Weight and levels of blood lipids and glucose may increase during antiretroviral
therapy (see section 4.4)
Immune reactivation syndrome
In HIV-infected patients with severe immune deficiency at the time of initiation of combination antiretroviral therapy (CART) an inflammatory reaction to asymptomatic or residual opportunistic infections may arise. Autoimmune disorders (such as Graves’ disease and autoimmune hepatitis) have also been reported to occur in the setting of immune reactivation; however, the reported time to onset is more variable and these events can occur many months after initiation of treatment (see section 4.4).
Cases of osteonecrosis have been reported, particularly in patients with generally acknowledged risk factors, advanced HIV disease or long-term exposure to CART. The frequency of this is unknown (see section 4.4).
Changes in laboratory chemistries
In controlled clinical studies laboratory abnormalities related to abacavir treatment were uncommon, with no differences in incidence observed between abacavir treated patients and the control arms.
1206 HIV-infected paediatric patients aged 3 months to 17 years were enrolled in the ARROW Trial (COL105677), 669 of whom received abacavir and lamivudine either once or twice daily (see section 5.1). No additional safety issues have been identified in paediatric subjects receiving either once or twice daily dosing compared to adults.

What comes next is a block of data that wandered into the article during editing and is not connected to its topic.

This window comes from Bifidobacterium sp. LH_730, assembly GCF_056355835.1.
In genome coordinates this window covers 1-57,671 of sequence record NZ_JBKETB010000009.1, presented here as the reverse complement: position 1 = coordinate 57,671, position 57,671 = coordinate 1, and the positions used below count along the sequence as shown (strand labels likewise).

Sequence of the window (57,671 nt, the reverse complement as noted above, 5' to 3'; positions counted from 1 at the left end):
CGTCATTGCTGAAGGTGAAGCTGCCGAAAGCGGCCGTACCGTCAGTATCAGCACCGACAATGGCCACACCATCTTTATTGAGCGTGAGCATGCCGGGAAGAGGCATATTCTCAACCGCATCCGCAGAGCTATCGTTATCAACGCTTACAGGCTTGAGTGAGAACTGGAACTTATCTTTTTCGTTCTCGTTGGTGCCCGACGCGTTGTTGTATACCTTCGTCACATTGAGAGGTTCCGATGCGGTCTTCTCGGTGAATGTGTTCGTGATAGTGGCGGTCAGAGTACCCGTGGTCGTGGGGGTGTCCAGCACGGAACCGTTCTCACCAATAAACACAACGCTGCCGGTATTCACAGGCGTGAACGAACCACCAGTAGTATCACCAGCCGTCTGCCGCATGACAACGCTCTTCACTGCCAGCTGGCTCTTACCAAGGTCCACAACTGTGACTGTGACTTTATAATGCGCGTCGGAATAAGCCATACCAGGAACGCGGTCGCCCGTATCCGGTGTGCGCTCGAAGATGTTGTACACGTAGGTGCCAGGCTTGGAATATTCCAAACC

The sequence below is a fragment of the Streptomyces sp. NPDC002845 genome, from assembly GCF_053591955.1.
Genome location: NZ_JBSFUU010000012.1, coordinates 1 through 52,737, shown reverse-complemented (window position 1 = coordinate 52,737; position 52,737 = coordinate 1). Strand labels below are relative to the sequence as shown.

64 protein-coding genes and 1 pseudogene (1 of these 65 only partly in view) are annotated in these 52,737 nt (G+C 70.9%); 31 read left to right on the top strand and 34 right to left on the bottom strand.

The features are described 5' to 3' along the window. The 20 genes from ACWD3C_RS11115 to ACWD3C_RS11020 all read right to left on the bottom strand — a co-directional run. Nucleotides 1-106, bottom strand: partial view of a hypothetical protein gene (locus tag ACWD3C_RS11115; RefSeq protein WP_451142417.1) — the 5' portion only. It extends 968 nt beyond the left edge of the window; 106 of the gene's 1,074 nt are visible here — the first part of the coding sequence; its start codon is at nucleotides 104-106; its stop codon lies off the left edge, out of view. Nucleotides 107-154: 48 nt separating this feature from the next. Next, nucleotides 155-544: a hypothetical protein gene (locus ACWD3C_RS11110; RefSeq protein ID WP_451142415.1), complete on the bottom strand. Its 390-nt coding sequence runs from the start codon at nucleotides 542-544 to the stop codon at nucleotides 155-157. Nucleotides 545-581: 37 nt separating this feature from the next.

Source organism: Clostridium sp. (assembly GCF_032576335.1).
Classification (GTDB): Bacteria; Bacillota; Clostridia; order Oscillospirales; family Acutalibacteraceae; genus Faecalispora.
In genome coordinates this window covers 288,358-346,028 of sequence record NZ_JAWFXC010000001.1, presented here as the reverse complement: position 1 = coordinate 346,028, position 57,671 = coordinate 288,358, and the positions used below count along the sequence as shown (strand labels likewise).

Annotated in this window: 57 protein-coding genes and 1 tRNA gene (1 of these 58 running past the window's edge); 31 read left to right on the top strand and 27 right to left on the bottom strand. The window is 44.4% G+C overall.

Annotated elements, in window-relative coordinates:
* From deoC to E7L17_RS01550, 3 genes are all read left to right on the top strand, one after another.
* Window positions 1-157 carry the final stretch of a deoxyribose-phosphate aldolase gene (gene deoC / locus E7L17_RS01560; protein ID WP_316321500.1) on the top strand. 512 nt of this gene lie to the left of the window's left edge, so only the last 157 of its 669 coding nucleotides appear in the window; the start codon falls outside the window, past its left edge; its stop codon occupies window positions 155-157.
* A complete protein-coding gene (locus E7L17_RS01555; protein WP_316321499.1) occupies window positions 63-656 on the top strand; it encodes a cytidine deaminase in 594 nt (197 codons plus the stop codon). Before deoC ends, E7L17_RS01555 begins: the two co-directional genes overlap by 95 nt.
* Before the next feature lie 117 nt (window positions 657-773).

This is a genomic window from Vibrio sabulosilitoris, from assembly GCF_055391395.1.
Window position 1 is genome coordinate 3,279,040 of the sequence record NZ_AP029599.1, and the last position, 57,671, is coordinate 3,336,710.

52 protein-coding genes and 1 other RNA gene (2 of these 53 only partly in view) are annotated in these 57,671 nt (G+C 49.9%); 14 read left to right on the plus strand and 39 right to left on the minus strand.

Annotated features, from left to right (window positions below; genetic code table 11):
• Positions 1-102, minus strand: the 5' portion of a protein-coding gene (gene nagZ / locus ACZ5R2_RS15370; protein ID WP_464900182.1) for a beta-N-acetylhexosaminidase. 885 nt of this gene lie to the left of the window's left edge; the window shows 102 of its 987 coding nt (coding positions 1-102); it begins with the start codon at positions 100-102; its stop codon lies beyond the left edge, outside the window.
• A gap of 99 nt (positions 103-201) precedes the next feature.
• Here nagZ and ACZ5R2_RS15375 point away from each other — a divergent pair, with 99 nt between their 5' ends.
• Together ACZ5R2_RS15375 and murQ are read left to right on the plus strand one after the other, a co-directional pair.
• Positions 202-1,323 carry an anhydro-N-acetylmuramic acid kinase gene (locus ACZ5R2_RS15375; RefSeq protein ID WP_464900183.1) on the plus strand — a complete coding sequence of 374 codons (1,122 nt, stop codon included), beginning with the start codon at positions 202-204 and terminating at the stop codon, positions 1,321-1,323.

Reporting of suspected adverse reactions
Reporting suspected adverse reactions after authorisation of the medicinal product is important. It allows continued monitoring of the benefit/risk balance of the medicinal product. Healthcare professionals are asked to report any suspected adverse reactions via Yellow Card Scheme. Website: www.mhra.gov.uk/yellowcard or search for MHRA Yellow Card in the Google Play or Apple App Store.
5.1 Pharmacodynamic properties
5.2 Pharmacokinetic properties
Abacavir is rapidly and well absorbed following oral administration. The absolute bioavailability of oral abacavir in adults is about 83%. Following oral administration, the mean time (tmax) to maximal serum concentrations of abacavir is about 1.5 hours for the tablet formulation and about 1.0 hour for the solution formulation.